Extension Viewpoints: Ground covers: a great addition to gardens and landscapes

By Robin Young
PREVIEW Columnist

Ground covers are a great addition to gardens and landscapes. When properly selected and planted, they provide visual interest (often in hard-to-grow areas), inhibit weeds, and reduce water needs by shading the underlying soil. Like all plants, they have specific needs in terms of sun, water and soil, and thrive when grown in appropriate areas.

Here are a few plants that tolerate both sun and shade: 

Creeping Oregon grape (mahonia repens) — A native growing along popular trails, this plant’s holly-shaped leaves turn various shades of red. Early bright yellow flowers are followed by blue berries. It can grow beside and under shrubs.

Common periwinkle (vinca minor) — Shiny green leaves appear as the snow melts, followed by small purple flowers. Occasional watering prevents wilting where it grows in sunnier areas.

Candytuft (iberis sempervirens) — This early-blooming plant produces early white blooms and summer-long green and somewhat woody foliage.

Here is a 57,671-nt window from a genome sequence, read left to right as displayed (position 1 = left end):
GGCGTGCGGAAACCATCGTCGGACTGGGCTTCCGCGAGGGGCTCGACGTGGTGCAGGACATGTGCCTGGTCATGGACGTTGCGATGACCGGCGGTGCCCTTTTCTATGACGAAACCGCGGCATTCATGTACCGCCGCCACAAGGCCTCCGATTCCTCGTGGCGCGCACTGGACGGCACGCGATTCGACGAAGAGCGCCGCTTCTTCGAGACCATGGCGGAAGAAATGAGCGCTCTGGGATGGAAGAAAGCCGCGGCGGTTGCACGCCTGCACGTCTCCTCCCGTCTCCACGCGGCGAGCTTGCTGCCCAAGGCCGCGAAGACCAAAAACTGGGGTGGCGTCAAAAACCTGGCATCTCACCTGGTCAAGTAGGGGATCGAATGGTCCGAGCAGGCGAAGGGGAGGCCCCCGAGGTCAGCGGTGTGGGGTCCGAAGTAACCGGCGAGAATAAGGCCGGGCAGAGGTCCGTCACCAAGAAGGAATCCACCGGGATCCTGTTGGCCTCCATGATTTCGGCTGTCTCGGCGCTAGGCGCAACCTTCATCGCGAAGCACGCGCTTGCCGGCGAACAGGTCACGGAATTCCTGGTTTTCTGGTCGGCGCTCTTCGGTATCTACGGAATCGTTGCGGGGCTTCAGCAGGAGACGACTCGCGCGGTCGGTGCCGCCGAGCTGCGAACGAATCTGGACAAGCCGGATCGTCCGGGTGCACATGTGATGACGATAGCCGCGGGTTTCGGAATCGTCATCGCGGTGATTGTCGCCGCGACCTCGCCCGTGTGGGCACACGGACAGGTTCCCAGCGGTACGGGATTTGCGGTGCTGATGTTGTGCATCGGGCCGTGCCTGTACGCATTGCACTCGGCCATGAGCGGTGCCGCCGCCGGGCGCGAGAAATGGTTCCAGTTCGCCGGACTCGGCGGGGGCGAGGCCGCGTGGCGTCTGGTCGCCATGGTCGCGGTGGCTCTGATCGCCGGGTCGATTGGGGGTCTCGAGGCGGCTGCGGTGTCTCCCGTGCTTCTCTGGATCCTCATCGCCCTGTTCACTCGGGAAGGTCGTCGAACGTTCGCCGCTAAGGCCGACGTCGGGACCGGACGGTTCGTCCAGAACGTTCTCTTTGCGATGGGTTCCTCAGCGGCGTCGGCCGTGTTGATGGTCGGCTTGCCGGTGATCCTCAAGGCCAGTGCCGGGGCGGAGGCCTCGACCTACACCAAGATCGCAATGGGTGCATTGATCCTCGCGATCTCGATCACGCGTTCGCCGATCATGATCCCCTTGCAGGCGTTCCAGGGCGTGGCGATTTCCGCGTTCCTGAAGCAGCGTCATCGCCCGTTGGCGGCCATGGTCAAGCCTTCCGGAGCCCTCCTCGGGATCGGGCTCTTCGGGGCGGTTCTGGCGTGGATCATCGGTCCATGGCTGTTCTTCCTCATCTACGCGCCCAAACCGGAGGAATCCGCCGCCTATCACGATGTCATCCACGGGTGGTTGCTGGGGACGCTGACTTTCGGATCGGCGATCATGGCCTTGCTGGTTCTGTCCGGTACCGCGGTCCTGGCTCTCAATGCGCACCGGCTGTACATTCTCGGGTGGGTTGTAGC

Dragon’s blood sedum (sedum spurium “Dragon’s Blood”) — With green succulent leaves and a late-blooming flower, this plant can spread beautifully between rocks and into bare spots.

Pussytoes (antennaria dioica) — This native plant is mat-forming and produces tiny pink flowers in spring. The foliage is a distinctive silver-blue color.

Some ground covers that may be too aggressive include the following:

Bugleweed (ajuga reptans) — This plant can out-compete grass; not recommended to plant near lawns or other grassy areas. Control can be challenging.

Creeping potentilla (potentilla neumanniana) — This plant can co-mingle with other plants and can spread in a weed-like fashion.

Snow on the mountain (aegopodium podagraria) — This is a shade-loving plant, but grows fast and can be invasive. It does not like sun and will wilt.

Archuleta County Fair

The Archuleta County Fair will host the 4-H livestock shows and general projects only this year and limit participation to 4-H youth and their immediate families. The livestock auction will be virtual. Please check back for more details to learn how to participate.

Donate to the Archuleta County 4-H program

The Archuleta County 4-H program boasts a membership of more than 150 members annually. Often, these programs rely on fundraisers to help offset the costs of the program, such awards, supplies and, most importantly, leadership opportunities. Members can attend various leadership camps and conferences statewide and even nationally. To help our program continue to support our members, we appreciate any contribution you make. To pay online, visit https://client.pointandpay.net/web/ArchuletaCo4H/ and select Contributions and Donations.

This story was posted on July 12, 2020.